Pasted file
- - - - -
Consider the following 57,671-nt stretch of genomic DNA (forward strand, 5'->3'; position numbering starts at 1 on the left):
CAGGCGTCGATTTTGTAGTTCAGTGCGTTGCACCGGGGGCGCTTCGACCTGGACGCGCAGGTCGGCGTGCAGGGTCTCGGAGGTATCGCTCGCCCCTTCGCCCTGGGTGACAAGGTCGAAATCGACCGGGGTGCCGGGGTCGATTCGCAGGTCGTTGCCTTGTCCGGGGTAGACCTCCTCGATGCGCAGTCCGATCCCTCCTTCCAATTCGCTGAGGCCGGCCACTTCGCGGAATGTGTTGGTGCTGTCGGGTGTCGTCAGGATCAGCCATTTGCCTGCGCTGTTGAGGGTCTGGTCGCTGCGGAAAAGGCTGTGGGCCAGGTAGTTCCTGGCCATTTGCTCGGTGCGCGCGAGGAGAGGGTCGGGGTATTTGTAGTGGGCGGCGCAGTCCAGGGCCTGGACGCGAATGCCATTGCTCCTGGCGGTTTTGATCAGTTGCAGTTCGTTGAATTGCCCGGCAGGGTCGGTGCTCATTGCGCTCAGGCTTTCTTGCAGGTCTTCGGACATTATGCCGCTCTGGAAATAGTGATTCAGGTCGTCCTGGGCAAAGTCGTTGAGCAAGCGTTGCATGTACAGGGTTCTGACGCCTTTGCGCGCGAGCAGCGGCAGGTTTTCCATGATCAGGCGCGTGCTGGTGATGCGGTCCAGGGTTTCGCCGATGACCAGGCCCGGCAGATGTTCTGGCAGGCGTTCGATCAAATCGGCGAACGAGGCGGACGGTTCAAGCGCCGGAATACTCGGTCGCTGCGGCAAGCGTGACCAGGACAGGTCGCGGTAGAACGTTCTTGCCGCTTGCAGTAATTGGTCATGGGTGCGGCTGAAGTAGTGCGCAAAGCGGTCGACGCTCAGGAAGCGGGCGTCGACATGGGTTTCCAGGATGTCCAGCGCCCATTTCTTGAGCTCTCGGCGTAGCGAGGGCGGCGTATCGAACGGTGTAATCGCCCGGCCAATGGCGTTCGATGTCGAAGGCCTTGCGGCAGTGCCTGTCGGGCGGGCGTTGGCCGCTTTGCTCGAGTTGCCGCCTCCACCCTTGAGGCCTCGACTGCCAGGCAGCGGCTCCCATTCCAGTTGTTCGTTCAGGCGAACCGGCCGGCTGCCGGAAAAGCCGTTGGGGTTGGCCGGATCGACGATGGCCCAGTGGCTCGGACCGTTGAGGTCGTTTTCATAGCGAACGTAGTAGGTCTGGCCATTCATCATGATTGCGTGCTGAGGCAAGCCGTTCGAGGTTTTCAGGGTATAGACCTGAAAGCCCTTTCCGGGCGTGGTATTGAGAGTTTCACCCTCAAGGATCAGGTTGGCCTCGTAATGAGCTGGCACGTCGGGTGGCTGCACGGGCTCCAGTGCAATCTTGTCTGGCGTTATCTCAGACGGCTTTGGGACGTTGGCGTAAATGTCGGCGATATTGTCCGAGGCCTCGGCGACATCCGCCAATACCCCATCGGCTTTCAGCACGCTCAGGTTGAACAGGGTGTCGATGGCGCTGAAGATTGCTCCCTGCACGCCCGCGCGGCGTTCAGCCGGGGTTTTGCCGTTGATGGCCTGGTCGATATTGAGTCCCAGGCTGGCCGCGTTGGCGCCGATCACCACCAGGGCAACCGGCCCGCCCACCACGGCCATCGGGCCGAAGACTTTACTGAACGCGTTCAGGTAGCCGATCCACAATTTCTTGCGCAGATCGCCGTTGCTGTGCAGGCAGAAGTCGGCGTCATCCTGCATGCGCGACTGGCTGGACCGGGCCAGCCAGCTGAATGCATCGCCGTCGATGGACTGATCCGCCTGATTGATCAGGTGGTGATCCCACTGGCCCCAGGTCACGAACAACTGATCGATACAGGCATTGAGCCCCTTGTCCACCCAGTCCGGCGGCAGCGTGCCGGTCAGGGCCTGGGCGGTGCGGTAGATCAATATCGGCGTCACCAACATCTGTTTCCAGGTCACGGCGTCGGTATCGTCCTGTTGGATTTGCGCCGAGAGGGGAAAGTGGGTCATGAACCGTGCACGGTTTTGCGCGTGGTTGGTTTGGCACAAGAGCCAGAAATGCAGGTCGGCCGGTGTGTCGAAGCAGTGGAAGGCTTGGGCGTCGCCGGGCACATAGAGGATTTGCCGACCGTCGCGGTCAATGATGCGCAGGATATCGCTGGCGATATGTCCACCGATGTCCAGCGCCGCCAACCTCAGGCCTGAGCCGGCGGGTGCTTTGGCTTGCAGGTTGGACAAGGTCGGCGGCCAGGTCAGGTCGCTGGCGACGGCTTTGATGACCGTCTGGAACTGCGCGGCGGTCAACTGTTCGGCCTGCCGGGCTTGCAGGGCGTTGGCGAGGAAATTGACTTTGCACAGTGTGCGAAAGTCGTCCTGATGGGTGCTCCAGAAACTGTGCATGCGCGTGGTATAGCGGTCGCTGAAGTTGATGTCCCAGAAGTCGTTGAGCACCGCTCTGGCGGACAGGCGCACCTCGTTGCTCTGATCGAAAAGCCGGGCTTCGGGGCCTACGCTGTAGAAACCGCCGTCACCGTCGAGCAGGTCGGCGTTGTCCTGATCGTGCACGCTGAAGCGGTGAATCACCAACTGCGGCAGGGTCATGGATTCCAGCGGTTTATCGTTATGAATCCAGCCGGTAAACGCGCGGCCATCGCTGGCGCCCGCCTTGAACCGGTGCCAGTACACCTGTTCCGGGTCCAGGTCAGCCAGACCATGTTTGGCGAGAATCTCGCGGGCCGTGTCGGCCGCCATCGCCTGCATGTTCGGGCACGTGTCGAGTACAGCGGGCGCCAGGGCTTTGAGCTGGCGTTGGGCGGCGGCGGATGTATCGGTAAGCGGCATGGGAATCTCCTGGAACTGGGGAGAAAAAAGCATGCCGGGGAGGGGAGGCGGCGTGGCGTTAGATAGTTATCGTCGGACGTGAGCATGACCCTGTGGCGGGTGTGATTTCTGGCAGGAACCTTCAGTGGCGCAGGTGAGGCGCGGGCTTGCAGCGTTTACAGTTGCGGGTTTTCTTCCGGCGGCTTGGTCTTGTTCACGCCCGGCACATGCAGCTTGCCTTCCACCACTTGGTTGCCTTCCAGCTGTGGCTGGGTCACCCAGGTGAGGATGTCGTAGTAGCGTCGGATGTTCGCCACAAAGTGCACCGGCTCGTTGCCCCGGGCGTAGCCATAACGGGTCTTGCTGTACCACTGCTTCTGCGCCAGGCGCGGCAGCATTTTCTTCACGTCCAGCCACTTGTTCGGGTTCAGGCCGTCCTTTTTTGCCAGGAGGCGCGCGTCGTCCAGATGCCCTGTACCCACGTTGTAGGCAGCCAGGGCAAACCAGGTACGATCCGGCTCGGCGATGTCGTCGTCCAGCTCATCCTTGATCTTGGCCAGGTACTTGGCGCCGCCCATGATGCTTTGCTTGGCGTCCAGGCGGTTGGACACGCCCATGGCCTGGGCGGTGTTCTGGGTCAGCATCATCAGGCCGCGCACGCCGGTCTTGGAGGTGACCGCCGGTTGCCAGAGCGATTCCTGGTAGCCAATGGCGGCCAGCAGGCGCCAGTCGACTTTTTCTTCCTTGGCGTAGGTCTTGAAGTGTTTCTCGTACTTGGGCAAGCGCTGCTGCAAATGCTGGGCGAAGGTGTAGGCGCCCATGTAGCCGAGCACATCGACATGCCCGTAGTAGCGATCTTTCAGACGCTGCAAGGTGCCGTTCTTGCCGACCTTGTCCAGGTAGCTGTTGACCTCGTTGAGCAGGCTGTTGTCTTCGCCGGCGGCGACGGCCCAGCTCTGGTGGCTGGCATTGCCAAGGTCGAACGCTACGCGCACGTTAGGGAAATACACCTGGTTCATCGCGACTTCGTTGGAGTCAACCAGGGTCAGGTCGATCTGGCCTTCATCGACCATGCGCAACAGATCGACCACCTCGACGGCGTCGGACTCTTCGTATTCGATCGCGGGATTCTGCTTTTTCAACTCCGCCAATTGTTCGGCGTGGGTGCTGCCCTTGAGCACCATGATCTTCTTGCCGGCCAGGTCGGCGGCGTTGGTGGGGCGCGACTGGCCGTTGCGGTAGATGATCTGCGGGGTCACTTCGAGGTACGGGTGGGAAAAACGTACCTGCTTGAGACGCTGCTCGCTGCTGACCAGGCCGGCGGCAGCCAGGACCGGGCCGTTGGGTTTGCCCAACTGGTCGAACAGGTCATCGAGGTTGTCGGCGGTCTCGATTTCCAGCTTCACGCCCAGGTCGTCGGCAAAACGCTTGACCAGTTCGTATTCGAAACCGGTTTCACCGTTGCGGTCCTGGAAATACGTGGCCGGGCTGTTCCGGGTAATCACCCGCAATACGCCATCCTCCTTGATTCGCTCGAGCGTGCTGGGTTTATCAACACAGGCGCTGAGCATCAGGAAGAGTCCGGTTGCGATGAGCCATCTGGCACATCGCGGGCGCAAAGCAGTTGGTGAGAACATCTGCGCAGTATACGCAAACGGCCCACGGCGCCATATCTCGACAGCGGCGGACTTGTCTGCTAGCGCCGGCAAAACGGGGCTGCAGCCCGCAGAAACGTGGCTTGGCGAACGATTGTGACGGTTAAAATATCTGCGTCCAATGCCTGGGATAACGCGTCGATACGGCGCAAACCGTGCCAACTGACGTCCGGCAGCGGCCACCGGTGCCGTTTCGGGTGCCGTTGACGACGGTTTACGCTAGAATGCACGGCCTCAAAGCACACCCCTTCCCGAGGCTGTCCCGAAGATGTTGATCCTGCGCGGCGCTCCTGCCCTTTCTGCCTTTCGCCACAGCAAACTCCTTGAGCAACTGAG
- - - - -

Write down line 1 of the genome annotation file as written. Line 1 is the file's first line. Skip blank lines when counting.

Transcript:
Consider the following 57,671-nt stretch of genomic DNA (forward strand, 5'->3'; position numbering starts at 1 on the left):